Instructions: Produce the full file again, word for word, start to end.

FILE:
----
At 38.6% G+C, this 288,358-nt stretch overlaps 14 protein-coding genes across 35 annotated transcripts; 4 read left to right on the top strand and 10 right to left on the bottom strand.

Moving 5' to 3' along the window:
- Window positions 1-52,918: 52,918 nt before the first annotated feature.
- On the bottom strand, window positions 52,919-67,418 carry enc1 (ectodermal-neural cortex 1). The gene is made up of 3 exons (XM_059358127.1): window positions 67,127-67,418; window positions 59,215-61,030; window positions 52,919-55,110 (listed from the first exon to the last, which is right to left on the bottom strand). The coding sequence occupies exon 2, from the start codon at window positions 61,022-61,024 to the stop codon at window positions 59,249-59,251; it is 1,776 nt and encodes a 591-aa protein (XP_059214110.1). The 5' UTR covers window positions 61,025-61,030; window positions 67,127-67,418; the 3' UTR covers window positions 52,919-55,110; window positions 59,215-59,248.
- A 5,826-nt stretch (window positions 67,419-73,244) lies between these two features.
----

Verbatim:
At 38.6% G+C, this 288,358-nt stretch overlaps 14 protein-coding genes across 35 annotated transcripts; 4 read left to right on the top strand and 10 right to left on the bottom strand.

Moving 5' to 3' along the window:
- Window positions 1-52,918: 52,918 nt before the first annotated feature.
- On the bottom strand, window positions 52,919-67,418 carry enc1 (ectodermal-neural cortex 1). The gene is made up of 3 exons (XM_059358127.1): window positions 67,127-67,418; window positions 59,215-61,030; window positions 52,919-55,110 (listed from the first exon to the last, which is right to left on the bottom strand). The coding sequence occupies exon 2, from the start codon at window positions 61,022-61,024 to the stop codon at window positions 59,249-59,251; it is 1,776 nt and encodes a 591-aa protein (XP_059214110.1). The 5' UTR covers window positions 61,025-61,030; window positions 67,127-67,418; the 3' UTR covers window positions 52,919-55,110; window positions 59,215-59,248.
- A 5,826-nt stretch (window positions 67,419-73,244) lies between these two features.